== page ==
NEWS from Idaho SILC

What? You say you don’t have a plan?

Fire season gives us striking sunsets and warm winds. It increases challenges for people with asthma, chronic obstructive pulmonary disease (COPD) and allergies. During the Coronavirus health emergency, it may increase anxiety and fear in a year where we have all had enough.
    In urban areas, the heat and smoke may be the biggest seasonal challenge, especially once we clear the mid-July random, fireworks season. People who live in rural areas or on the edge of town – places more prone to fire, face potential fires close to home where they may get little notice that they need to evacuate. This is a good time to review and update your emergency and evacuation plans.
    Many of us manage nearly every minute of our day based on what we can do alone and what requires the help or support of family, friends or paid assistance. We know where the accessible entrances, parking spaces and bathrooms are located. We know what environments are likely to trigger our anxiety, depression or PTSD. We know what places, people and events are and aren’t worth our trouble based on our current physical, mental and emotional energy levels. Though it’s a lot of work, we do it without thinking, living our lives in the places and ways we choose.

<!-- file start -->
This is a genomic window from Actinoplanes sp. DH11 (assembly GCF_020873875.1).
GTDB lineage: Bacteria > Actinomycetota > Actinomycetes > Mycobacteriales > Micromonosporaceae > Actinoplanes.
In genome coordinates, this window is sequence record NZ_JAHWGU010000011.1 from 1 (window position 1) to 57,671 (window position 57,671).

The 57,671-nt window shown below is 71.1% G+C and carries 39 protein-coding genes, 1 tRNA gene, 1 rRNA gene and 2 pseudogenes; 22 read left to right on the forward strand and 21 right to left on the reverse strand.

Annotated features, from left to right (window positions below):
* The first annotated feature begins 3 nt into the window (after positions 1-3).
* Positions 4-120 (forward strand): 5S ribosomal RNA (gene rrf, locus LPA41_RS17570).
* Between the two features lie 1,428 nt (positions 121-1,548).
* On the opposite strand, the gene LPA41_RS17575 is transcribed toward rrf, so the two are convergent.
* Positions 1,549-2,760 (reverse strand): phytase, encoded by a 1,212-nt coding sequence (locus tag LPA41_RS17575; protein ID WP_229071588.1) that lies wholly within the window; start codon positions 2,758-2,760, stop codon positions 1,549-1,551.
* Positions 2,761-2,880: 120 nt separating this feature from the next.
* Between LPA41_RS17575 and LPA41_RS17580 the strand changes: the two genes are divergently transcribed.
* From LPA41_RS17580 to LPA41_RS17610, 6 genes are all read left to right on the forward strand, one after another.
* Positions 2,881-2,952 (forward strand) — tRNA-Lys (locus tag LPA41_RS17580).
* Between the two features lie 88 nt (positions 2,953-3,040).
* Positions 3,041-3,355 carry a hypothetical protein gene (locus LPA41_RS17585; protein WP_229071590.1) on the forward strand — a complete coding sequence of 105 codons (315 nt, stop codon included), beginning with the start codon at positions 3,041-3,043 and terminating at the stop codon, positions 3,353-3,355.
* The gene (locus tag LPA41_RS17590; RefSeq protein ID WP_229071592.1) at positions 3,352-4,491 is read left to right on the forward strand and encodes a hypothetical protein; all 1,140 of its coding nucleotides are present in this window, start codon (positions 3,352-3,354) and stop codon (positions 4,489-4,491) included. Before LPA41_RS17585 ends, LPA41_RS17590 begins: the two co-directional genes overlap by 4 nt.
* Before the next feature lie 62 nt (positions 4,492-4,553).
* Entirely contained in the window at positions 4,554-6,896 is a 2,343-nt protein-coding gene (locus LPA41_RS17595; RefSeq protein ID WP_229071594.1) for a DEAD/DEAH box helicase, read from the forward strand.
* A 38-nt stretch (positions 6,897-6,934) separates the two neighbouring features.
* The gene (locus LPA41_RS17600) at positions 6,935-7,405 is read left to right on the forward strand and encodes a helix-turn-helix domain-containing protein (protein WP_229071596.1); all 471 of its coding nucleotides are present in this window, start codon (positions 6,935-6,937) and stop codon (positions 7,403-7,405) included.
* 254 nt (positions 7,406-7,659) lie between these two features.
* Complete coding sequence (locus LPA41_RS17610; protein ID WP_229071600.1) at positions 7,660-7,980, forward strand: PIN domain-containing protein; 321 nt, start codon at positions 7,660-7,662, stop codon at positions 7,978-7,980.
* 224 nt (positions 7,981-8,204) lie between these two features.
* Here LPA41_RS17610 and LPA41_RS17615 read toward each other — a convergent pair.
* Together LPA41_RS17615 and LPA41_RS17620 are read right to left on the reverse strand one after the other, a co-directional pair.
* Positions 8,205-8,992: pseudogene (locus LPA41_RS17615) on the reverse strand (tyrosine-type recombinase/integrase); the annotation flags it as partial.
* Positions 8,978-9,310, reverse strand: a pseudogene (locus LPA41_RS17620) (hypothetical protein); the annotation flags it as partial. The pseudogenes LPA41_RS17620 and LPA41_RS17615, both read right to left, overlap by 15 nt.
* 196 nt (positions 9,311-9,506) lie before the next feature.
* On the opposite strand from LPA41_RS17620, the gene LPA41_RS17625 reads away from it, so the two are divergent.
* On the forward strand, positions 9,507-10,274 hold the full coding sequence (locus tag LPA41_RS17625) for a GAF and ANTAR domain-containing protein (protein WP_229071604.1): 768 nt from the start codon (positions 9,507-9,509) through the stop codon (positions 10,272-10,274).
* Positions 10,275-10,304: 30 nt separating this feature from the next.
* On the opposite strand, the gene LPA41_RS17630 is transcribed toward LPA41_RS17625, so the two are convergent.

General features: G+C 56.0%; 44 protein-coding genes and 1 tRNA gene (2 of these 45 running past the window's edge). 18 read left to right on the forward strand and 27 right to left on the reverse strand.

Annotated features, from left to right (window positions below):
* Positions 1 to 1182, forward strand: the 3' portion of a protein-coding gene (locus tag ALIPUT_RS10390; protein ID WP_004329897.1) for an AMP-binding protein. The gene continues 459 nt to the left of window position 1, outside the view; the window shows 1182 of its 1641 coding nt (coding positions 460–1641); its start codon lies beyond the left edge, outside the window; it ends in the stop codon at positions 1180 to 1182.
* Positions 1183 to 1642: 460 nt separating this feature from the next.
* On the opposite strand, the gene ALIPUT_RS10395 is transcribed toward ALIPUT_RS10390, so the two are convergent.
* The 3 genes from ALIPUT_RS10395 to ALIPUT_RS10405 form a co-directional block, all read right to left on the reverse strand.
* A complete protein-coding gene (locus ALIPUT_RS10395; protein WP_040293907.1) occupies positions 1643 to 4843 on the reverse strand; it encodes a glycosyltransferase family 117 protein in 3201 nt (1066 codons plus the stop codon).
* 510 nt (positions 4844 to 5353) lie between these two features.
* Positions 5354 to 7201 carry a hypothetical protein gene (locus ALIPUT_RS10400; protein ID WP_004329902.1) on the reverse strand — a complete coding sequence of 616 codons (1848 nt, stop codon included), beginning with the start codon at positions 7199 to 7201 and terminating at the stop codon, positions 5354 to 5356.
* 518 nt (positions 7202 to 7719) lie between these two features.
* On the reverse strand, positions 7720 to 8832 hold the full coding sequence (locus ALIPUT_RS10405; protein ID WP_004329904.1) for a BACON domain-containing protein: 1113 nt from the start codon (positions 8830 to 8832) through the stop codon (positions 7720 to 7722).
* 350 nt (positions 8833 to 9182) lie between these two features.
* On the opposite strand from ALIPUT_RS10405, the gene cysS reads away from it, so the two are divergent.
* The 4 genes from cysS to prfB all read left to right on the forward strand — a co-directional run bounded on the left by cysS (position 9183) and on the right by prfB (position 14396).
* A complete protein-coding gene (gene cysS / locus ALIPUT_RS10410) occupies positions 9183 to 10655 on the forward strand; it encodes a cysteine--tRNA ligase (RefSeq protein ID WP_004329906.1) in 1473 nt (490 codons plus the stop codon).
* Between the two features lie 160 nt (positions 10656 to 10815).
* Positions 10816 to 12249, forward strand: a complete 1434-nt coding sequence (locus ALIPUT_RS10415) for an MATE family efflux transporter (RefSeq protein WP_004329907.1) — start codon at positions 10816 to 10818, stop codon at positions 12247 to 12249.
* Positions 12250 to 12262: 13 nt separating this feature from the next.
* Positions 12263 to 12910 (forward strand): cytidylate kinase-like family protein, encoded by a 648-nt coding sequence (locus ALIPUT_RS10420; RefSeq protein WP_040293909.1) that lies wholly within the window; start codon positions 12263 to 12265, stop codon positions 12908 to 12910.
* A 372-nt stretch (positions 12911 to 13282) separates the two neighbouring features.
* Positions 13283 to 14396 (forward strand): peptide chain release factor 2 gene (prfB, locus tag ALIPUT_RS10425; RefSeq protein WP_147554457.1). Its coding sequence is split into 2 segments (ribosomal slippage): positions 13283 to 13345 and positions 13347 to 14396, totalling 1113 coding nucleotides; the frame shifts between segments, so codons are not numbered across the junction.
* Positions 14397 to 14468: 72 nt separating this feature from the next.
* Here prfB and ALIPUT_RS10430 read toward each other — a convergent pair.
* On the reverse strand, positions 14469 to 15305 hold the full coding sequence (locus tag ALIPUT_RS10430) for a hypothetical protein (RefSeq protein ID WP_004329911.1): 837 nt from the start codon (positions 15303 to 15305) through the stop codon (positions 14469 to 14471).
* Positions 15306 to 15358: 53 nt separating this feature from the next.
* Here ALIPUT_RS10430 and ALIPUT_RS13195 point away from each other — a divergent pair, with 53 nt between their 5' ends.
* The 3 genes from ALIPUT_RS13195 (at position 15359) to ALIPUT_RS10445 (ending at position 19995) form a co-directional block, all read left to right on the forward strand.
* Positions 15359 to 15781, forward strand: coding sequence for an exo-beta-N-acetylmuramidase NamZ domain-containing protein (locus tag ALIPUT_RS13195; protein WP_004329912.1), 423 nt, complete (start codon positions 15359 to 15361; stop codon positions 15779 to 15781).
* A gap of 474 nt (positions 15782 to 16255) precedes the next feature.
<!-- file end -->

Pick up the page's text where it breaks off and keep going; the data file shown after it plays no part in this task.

Yet through all our conscious and unconscious day to day planning, we aren’t prepared for an emergency, either because j we’re convinced it won’t happen, the thought is too much to grasp or a combination of both. Sure, we’ve developed enviable back-up plans for when staff don’t show, medications  aren’t refilled or the battery on our chair dies. We also avoid places and activities that fall outside the range of what we can physically, emotionally and mentally manage in any given day. And while all that is true for most people, not just people with disabilities, we exert much more control over our orbit than people who don’t need to think much about a room’s lighting, noise level or physical access. Add COVID to the mix and thinking about a potential fire or other emergency may be even more overwhelming.
    If you camp or day trip to one of Idaho’s scenic areas to escape the heat, people, the virus or simply because you love the outdoors, be aware of your surroundings. Know the roads in and out and have a plan to quickly break camp or leave it behind.
    It’s better to plan for a possible emergency at home or on the road, no matter how frightening. Like everything else we do, we can plan, include the people who love and support us, write it down and get ready.
    To learn more about preparing for an emergency, visit the Idaho SILC Emergency Preparedness webpage. We have forms that can help you write your plan. Contact the SILC or your local CIL to talk with someone about how you can be prepared.